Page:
Chronic Fatigue Syndrome

MedicineNet - Chronic Fatigue Syndrome Symptoms and Signs

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The diagnosis of chronic fatigue syndrome means that the sufferer has experienced fatigue for at least six months in the absence of known medical causes as well as had other characteristic symptoms. These include significant impairment in short-term memory, poor concentration, tender lymph nodes, sore throat, muscle pain, joint pain without swelling or redness, non-refreshing sleep, malaise lasting more than 24 hours after exertion, and headaches of a new type, pattern or severity. Other signs and symptoms may also be present, like mild fever, earache, diarrhea, or double vision. Dizziness, balance problems, fainting, food sensitivities, night sweats, chills, vision disturbances, mood changes, and depression have also been reported. The symptoms can be generalized and may occur due to many different causes; therefore, the diagnosis of chronic fatigue syndrome relies upon excluding other medical causes of the symptoms.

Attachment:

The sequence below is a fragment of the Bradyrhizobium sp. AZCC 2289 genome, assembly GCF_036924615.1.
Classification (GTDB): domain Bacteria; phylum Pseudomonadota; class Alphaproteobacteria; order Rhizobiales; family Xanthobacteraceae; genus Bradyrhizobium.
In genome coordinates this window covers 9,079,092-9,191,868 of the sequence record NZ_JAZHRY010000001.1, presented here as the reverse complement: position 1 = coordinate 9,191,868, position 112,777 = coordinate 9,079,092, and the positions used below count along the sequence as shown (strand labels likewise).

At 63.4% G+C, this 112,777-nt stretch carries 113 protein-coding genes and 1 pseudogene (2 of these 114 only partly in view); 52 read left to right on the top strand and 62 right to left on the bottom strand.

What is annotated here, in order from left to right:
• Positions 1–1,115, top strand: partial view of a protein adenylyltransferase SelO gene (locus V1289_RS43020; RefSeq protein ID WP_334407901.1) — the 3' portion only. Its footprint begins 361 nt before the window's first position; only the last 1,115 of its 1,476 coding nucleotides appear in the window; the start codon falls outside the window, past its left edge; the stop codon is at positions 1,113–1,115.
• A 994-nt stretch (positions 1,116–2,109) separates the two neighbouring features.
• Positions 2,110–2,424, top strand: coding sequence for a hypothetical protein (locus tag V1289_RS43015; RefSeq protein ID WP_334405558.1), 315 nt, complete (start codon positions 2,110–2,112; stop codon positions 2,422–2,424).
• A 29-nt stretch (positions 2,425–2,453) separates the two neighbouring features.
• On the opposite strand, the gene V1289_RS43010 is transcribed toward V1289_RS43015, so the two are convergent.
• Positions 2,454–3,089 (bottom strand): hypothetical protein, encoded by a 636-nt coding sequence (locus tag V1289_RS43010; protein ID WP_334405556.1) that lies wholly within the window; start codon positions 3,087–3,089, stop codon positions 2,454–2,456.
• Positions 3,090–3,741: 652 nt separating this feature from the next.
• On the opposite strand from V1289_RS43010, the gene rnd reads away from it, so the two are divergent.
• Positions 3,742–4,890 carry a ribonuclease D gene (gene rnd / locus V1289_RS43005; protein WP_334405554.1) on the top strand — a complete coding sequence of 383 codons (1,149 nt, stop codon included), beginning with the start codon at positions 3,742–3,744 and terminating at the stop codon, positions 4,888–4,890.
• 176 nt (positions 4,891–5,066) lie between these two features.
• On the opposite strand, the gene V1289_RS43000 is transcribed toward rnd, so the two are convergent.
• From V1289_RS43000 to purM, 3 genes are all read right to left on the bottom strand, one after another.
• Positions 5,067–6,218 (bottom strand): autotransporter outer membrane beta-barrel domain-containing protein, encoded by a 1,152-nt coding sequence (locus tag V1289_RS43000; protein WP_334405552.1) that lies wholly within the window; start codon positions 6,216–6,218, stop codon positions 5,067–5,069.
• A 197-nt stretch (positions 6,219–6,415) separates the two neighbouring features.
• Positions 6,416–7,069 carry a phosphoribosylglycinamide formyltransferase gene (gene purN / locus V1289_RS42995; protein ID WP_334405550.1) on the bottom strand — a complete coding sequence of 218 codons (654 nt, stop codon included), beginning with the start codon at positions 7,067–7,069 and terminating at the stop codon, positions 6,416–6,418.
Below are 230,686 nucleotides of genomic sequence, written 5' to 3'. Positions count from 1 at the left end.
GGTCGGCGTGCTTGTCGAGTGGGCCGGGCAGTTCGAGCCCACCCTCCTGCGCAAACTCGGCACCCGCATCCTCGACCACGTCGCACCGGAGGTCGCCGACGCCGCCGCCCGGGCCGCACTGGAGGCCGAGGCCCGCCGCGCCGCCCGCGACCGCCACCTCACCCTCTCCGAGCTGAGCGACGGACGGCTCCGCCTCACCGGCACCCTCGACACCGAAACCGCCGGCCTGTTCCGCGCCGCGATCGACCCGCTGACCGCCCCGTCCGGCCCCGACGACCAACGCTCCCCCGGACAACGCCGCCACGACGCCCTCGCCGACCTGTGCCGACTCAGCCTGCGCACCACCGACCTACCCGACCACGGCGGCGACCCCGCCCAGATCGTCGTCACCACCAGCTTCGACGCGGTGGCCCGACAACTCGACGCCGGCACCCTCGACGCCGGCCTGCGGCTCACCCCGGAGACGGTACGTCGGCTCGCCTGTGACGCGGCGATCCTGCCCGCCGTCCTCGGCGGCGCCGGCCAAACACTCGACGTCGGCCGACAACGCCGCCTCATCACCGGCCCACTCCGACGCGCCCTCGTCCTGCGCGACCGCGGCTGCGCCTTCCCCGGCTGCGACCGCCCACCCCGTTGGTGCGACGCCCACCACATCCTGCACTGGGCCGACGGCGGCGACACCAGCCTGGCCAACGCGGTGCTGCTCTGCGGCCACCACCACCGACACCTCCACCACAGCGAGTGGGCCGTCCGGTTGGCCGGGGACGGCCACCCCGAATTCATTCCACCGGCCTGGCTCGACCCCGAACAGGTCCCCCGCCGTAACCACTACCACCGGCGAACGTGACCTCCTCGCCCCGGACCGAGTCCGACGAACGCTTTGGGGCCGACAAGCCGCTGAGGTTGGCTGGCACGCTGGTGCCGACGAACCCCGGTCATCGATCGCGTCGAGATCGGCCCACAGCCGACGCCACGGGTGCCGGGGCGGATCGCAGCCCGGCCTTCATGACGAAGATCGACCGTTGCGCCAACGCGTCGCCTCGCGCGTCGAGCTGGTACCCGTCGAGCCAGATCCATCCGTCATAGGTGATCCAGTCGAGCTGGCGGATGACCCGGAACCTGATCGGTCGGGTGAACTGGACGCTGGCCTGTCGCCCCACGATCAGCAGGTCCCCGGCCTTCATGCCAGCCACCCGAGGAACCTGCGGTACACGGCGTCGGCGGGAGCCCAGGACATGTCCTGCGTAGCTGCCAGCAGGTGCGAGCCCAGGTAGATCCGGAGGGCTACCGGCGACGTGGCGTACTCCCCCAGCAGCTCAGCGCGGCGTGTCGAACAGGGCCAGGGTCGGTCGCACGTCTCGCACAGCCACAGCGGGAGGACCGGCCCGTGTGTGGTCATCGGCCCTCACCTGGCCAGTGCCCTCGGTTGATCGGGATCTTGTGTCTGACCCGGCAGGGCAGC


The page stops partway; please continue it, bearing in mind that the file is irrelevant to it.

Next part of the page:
Medically Reviewed by a Doctor on 4/28/2014

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Longo, Dan, et al. Harrison's Principles of Internal Medicine. 18th ed. New York: McGraw-Hill Professional, 2011.

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